Innovation can be described as the combination of labour and capital employed in new ways to drive growth or do more with a given set of factors of production or inputs. This is distinct from invention, which is the generation of ideas. Innovation takes those ideas and amplifies them, generating momentum – and in the commercial arena, monetisation. Tom Grasty, of The Grasty Group explains: “If invention is a pebble tossed in the pond, innovation is the rippling effect that pebble causes.” Knowledge combined with creativity leads to innovation, innovation to productivity and productivity to economic growth and resilience. Innovation rarely happens in isolation, and agglomeration effects arise from innovators clustering together. These clusters are often centred around one or more universities. Successful innovation clusters monetise ideas and generate strong local economic growth. This innovation also attracts and retains the population and wealth needed for well-functioning commercial real estate markets. Gaining exposure to locations which are innovating also helps shield the investor from some of the disruptive effects that large-scale innovations can have. This is because it is the cities which are creating the disruptive innovation that are the ones monetising it. The research also indicates that in innovation-led cities, tech and life sciences businesses are looking for an educated workforce as well as reputable universities that can work closely with industry to innovate and generate commercial benefits from their research.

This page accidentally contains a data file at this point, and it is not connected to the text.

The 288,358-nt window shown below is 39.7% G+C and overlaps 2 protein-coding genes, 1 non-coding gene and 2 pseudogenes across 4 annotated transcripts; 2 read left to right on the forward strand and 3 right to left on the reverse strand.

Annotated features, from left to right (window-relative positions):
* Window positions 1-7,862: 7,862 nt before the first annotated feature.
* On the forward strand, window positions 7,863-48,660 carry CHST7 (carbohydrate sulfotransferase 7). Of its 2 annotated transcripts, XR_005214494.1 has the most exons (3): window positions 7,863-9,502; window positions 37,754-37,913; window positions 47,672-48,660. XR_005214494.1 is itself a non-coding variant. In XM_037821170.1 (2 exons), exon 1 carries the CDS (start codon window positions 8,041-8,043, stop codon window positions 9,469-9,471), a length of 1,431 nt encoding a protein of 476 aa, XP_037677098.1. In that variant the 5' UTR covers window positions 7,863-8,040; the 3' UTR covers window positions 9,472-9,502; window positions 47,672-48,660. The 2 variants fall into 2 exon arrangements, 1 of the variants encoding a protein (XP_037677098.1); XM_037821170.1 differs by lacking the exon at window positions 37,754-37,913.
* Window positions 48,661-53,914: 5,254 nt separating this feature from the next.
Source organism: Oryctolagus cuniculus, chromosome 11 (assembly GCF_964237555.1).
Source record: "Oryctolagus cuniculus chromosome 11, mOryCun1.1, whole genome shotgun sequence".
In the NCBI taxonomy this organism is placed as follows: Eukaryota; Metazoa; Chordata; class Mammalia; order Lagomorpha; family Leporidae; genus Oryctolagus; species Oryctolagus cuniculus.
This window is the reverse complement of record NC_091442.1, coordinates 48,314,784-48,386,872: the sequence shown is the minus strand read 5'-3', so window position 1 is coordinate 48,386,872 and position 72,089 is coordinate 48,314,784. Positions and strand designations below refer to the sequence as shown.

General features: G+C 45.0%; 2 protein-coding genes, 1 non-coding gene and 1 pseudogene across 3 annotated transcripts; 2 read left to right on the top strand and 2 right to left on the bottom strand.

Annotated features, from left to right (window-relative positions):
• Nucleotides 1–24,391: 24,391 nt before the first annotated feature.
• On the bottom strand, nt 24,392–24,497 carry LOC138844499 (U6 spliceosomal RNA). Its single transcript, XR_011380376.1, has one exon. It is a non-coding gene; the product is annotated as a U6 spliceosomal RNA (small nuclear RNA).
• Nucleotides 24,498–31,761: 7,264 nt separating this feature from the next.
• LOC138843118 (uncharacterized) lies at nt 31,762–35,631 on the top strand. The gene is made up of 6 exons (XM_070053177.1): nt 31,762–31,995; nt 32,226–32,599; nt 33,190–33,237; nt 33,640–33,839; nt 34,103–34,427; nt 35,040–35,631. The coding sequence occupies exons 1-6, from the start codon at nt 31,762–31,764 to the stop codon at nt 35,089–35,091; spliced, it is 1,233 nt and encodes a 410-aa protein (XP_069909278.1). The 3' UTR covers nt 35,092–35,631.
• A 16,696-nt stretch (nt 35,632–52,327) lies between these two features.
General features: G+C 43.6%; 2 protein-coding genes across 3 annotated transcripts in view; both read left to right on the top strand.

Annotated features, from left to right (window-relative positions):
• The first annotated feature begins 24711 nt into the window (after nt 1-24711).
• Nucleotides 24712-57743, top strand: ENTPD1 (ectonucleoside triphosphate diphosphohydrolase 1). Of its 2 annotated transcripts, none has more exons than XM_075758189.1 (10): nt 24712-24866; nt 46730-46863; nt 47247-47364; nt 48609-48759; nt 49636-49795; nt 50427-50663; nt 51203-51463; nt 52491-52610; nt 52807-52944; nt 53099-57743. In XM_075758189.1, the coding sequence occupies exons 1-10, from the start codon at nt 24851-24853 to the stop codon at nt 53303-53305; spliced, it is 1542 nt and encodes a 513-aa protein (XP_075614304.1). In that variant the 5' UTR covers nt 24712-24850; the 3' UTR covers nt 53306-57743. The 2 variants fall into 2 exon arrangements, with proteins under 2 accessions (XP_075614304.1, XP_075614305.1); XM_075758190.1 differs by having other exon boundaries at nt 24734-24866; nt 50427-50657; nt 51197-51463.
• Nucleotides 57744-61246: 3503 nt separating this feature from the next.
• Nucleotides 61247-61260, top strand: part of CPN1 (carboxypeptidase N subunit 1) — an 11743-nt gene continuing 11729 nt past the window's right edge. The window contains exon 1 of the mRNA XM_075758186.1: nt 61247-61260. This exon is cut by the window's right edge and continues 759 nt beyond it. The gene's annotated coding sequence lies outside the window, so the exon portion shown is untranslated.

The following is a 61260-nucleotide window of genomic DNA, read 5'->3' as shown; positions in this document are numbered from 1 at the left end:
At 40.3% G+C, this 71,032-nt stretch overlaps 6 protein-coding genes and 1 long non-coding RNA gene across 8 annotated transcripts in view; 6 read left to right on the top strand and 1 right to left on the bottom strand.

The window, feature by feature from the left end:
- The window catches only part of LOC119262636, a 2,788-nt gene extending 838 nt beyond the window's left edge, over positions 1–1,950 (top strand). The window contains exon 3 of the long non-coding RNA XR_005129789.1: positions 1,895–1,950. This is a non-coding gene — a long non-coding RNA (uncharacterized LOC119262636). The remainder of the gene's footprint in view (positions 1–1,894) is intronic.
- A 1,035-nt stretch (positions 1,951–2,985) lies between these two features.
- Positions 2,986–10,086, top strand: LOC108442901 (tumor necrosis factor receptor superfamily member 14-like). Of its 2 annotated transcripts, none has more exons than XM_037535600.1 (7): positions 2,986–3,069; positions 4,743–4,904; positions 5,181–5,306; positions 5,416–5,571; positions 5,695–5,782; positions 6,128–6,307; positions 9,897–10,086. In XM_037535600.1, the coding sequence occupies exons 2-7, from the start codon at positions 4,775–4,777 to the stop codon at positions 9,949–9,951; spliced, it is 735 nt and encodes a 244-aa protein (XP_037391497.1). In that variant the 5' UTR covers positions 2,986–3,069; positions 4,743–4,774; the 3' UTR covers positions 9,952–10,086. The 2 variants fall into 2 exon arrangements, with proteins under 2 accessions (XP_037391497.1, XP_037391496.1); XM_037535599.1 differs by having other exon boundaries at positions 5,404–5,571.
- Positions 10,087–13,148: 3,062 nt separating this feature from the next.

Starting with a long-list of 750 global cities, we excluded those that had seen fewer than 10 deals or $75 million of transactions over the previous 12 months. Cities with fewer than 150,000 households, a population of less than 250,000, and employment of 200,000 or lower forecast in five years, were also removed. That left 288 cities, for which we collected over 100 variables relating to innovation. As innovation is somewhat intangible and difficult to measure directly, we used statistical modelling techniques to find which observable variables best represented innovation and so created an innovation score for each city. This comprised four components:

  1. Quality of innovation; including the quality of academic research, the international repute of universities and the quality of life in the city to attract talent.
  2. Innovation infrastructure; the quantum of different research organisations and groups.
  3. Funding; biomedical research funding.
  4. Motivation to innovate; grassroots motivation to innovate.

Sources include Oxford Economics, Numbeo, Meet-up,, World RePORT, startupblink, Real Capital Analytics and The World Bank.